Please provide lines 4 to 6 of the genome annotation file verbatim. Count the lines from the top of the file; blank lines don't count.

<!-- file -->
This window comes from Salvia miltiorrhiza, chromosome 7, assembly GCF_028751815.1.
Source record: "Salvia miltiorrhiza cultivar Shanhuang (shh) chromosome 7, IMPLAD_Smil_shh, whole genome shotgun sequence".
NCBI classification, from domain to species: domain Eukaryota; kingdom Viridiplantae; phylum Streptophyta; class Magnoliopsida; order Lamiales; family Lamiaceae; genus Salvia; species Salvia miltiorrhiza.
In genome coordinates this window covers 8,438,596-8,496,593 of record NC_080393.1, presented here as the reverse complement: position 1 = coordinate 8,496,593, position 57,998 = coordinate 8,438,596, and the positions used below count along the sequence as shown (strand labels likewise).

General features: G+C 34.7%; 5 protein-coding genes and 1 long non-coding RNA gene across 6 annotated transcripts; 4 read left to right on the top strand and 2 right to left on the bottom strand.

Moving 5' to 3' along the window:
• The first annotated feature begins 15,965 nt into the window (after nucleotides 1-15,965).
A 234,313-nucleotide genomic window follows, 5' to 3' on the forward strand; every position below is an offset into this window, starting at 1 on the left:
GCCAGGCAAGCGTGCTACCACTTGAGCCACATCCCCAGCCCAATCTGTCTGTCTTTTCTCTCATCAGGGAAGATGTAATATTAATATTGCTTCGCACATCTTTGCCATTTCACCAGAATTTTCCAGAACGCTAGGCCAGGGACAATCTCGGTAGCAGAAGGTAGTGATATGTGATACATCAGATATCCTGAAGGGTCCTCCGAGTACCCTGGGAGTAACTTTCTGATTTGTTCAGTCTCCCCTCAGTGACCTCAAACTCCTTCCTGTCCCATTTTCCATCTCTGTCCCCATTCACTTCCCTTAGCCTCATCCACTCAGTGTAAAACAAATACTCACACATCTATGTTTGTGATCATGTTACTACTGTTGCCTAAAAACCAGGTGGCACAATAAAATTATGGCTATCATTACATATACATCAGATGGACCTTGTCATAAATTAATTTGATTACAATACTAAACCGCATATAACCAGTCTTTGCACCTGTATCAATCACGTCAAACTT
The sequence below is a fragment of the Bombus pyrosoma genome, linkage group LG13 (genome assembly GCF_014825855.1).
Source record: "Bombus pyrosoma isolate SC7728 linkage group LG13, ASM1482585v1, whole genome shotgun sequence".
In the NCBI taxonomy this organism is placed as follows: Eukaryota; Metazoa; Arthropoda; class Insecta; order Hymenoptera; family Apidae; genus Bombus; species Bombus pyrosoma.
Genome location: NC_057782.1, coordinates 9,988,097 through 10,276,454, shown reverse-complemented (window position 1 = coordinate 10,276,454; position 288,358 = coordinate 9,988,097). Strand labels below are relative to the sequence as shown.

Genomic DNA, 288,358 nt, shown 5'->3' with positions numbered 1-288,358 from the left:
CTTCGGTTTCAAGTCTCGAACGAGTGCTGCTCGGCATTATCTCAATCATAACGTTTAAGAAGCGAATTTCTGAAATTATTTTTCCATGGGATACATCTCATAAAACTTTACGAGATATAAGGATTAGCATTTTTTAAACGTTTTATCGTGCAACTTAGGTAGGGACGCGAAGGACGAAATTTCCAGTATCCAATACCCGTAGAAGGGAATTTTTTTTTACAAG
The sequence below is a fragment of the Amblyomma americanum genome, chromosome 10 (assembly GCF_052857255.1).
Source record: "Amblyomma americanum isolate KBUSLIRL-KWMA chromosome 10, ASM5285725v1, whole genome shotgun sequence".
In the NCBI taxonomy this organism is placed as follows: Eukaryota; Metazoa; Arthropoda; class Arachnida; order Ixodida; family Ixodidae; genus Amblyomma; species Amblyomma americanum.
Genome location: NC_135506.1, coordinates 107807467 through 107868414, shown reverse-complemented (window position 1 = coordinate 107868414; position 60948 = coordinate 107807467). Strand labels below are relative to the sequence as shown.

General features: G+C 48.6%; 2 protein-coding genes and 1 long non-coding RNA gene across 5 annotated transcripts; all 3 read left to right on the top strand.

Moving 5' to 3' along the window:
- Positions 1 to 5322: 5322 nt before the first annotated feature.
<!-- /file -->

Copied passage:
In genome coordinates this window covers 8,438,596-8,496,593 of record NC_080393.1, presented here as the reverse complement: position 1 = coordinate 8,496,593, position 57,998 = coordinate 8,438,596, and the positions used below count along the sequence as shown (strand labels likewise).

General features: G+C 34.7%; 5 protein-coding genes and 1 long non-coding RNA gene across 6 annotated transcripts; 4 read left to right on the top strand and 2 right to left on the bottom strand.

Moving 5' to 3' along the window: